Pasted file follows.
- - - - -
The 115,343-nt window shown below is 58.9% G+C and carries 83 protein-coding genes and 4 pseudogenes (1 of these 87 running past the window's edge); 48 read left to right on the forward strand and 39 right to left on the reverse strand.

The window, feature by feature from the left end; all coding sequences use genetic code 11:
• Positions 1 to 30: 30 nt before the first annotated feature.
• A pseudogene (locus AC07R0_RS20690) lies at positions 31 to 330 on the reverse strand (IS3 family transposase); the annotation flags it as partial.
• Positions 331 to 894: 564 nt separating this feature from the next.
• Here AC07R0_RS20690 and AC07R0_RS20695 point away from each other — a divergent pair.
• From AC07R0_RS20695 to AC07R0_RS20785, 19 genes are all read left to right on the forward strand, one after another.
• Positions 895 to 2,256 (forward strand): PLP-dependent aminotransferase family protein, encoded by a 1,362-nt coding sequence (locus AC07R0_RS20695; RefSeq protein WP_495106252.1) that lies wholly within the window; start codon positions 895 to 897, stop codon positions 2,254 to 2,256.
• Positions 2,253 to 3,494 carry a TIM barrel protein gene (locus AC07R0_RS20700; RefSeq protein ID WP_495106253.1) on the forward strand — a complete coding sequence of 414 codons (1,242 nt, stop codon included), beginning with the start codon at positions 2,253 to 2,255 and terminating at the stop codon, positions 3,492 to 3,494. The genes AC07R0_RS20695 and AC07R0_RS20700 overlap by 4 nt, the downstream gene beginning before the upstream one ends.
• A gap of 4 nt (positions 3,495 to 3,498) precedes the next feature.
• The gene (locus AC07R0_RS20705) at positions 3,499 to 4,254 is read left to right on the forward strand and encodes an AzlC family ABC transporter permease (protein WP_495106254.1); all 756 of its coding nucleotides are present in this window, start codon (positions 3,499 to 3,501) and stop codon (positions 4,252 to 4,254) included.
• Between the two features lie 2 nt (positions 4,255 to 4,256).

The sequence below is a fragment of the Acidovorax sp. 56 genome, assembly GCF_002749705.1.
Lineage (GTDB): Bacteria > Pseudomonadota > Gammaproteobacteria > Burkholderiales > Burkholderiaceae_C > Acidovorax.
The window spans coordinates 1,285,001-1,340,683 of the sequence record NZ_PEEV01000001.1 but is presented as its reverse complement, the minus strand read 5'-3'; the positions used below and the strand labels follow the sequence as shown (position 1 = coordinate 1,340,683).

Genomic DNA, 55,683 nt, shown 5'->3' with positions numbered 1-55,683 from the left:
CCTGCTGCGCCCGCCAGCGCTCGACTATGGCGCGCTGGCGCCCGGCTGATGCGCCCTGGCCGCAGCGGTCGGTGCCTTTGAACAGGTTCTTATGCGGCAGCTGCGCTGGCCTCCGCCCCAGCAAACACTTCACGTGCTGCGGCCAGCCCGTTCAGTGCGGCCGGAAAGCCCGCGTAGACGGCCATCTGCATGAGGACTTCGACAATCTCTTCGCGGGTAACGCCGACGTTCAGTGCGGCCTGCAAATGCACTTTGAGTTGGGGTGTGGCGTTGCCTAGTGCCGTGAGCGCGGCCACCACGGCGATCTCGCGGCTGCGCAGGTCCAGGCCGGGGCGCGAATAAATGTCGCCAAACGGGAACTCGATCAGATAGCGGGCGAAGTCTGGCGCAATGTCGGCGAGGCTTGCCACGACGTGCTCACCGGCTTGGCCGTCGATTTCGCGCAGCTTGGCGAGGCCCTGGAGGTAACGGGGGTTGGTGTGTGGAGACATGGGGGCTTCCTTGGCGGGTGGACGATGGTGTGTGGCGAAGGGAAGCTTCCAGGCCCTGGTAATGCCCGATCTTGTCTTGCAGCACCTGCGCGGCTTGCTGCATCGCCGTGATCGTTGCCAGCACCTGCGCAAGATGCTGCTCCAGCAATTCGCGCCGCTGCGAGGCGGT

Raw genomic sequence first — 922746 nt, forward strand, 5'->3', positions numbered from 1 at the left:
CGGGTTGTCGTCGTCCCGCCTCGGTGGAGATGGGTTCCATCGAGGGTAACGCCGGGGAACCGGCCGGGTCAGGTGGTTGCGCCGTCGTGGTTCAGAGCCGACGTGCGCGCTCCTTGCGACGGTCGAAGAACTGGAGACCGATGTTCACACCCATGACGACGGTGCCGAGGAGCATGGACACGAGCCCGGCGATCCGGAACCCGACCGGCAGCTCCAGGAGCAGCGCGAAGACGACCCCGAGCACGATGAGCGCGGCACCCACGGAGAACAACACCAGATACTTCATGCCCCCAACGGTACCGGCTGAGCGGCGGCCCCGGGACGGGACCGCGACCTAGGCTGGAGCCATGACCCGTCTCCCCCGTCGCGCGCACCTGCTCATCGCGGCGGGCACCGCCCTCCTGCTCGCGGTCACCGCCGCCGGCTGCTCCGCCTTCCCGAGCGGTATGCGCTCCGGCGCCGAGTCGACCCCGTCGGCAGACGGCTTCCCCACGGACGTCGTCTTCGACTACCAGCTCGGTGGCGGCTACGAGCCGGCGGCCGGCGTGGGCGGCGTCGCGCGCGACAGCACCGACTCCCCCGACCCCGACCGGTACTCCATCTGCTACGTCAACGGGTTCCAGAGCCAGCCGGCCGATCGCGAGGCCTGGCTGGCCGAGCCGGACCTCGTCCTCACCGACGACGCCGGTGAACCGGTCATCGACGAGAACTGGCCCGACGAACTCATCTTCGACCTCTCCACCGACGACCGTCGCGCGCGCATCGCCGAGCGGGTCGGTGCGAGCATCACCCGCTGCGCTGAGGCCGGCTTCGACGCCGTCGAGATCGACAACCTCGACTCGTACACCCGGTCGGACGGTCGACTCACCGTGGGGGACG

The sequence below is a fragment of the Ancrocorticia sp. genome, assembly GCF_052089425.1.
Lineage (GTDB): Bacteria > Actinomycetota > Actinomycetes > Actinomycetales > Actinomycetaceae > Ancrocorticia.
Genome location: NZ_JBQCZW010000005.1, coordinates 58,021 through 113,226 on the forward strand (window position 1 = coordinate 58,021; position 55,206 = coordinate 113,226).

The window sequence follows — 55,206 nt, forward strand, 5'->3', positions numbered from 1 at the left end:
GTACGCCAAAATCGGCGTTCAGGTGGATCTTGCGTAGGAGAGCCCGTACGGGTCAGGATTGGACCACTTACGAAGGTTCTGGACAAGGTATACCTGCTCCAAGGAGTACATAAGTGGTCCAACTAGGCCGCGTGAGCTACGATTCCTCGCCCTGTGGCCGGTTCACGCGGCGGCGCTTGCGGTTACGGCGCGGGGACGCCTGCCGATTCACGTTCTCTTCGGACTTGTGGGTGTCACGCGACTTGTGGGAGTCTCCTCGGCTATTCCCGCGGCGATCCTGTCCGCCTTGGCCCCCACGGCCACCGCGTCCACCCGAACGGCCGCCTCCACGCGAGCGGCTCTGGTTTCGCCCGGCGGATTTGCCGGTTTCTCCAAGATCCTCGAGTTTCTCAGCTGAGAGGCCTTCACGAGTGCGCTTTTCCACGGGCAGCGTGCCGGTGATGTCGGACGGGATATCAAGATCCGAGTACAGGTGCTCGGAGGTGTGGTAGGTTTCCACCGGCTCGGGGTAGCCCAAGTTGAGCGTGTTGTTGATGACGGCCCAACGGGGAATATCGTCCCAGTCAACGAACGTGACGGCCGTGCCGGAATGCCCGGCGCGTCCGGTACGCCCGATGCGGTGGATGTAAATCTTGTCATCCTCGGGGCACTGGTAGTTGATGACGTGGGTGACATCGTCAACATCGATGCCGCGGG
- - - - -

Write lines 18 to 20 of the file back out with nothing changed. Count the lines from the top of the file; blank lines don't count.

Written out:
Raw genomic sequence first — 922746 nt, forward strand, 5'->3', positions numbered from 1 at the left:
CGGGTTGTCGTCGTCCCGCCTCGGTGGAGATGGGTTCCATCGAGGGTAACGCCGGGGAACCGGCCGGGTCAGGTGGTTGCGCCGTCGTGGTTCAGAGCCGACGTGCGCGCTCCTTGCGACGGTCGAAGAACTGGAGACCGATGTTCACACCCATGACGACGGTGCCGAGGAGCATGGACACGAGCCCGGCGATCCGGAACCCGACCGGCAGCTCCAGGAGCAGCGCGAAGACGACCCCGAGCACGATGAGCGCGGCACCCACGGAGAACAACACCAGATACTTCATGCCCCCAACGGTACCGGCTGAGCGGCGGCCCCGGGACGGGACCGCGACCTAGGCTGGAGCCATGACCCGTCTCCCCCGTCGCGCGCACCTGCTCATCGCGGCGGGCACCGCCCTCCTGCTCGCGGTCACCGCCGCCGGCTGCTCCGCCTTCCCGAGCGGTATGCGCTCCGGCGCCGAGTCGACCCCGTCGGCAGACGGCTTCCCCACGGACGTCGTCTTCGACTACCAGCTCGGTGGCGGCTACGAGCCGGCGGCCGGCGTGGGCGGCGTCGCGCGCGACAGCACCGACTCCCCCGACCCCGACCGGTACTCCATCTGCTACGTCAACGGGTTCCAGAGCCAGCCGGCCGATCGCGAGGCCTGGCTGGCCGAGCCGGACCTCGTCCTCACCGACGACGCCGGTGAACCGGTCATCGACGAGAACTGGCCCGACGAACTCATCTTCGACCTCTCCACCGACGACCGTCGCGCGCGCATCGCCGAGCGGGTCGGTGCGAGCATCACCCGCTGCGCTGAGGCCGGCTTCGACGCCGTCGAGATCGACAACCTCGACTCGTACACCCGGTCGGACGGTCGACTCACCGTGGGGGACG

The sequence below is a fragment of the Ancrocorticia sp. genome, assembly GCF_052089425.1.